Positive Mood May Protect Brain Function

A positive mood through attitude and mindset have a strong influence on how we experience life and perceive our value in society.  By reflecting on the positive and cultivating gratitude for the people, places, and things that bring joy, individuals of all ages can enjoy a better quality of life.  For older adults, new research is finding links between a positive mood and many physical as well as cognitive benefits.

According to a recent National Institute on Aging research report, a positive outlook is associated with lower blood pressure, less heart disease, and healthier blood sugar levels.  More recent research links a positive mental outlook with healthier brain function among older adults. 

A study, published in the American Journal of Geriatric Psychiatry in September 2020, suggests an association between mood among seniors and executive brain function.  The ability to plan, process information quickly, make decisions, and maintain focus in older age is reliant on the stability of the brain’s white matter.  Researchers used the Geriatric Depression Scale to measure mood among 716 community-dwelling study participants who demonstrated normal cognitive and neurological function.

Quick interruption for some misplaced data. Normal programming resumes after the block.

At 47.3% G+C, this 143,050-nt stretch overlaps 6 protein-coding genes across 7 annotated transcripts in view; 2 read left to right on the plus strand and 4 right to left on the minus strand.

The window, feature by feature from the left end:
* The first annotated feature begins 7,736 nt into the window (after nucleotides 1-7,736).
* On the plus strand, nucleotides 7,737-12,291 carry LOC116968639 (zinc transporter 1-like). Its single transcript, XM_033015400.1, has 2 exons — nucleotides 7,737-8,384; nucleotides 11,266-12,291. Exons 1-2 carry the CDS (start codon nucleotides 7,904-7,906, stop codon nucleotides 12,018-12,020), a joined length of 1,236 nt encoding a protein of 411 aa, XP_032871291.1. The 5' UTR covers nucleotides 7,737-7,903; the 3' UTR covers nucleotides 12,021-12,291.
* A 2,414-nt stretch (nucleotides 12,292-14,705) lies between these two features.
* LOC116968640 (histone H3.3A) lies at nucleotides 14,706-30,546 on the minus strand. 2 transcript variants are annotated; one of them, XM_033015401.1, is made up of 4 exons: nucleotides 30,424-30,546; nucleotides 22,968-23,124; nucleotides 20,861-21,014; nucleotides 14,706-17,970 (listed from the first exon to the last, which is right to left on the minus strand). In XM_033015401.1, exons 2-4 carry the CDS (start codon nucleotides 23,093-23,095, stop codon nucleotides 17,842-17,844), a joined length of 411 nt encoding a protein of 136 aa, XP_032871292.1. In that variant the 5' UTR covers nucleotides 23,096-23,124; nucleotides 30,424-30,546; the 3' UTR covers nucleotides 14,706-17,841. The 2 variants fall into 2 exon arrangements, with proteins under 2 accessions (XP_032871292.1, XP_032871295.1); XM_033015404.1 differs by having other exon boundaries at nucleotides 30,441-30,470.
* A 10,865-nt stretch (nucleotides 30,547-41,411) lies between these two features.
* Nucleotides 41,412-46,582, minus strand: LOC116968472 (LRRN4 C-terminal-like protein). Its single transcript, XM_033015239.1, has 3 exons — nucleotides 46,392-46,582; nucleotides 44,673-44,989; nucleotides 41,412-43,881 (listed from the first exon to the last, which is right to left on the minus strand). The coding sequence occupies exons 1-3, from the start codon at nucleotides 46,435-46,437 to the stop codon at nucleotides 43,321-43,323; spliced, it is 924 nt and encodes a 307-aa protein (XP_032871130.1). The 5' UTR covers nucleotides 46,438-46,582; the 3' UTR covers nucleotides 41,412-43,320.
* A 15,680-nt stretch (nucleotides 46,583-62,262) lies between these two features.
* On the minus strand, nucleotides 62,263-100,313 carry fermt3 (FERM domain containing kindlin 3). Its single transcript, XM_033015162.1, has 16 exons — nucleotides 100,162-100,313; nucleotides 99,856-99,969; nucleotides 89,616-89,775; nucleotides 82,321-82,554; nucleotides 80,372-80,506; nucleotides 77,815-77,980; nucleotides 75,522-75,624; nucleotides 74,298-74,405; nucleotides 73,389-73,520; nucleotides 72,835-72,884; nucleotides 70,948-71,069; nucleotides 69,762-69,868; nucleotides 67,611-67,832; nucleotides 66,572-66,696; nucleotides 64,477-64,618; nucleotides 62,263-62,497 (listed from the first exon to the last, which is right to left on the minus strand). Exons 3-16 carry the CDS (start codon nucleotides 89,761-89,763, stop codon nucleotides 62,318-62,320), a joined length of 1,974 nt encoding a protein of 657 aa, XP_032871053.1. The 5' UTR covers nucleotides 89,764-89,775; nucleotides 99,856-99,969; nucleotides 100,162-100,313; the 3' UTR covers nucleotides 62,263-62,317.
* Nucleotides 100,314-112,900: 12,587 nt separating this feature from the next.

A group of 327 of the overall participants was also given an MRI (magnetic resonance imaging) brain scan within six months of the initial mood and neurological assessments.  Researchers found that healthy brain white matter had a positive effect on mood among older participants.  Observational study findings suggest that the mood-brain relationship may function in both directions. A positive mood influences brain health and a healthy brain affects mood.  

Researchers found that mood tends to improve among older adults until people reach about the age of 70, at which point a positive outlook may plateau or begin to reverse.  Changes associated with the brain’s white matter may also lead to problems with thinking, walking, or balance.  Although more study is necessary, the connection between mood, cognition, and overall brain health among older adults could be key in developing new strategies to treat neurodegenerative and neuropsychiatric conditions.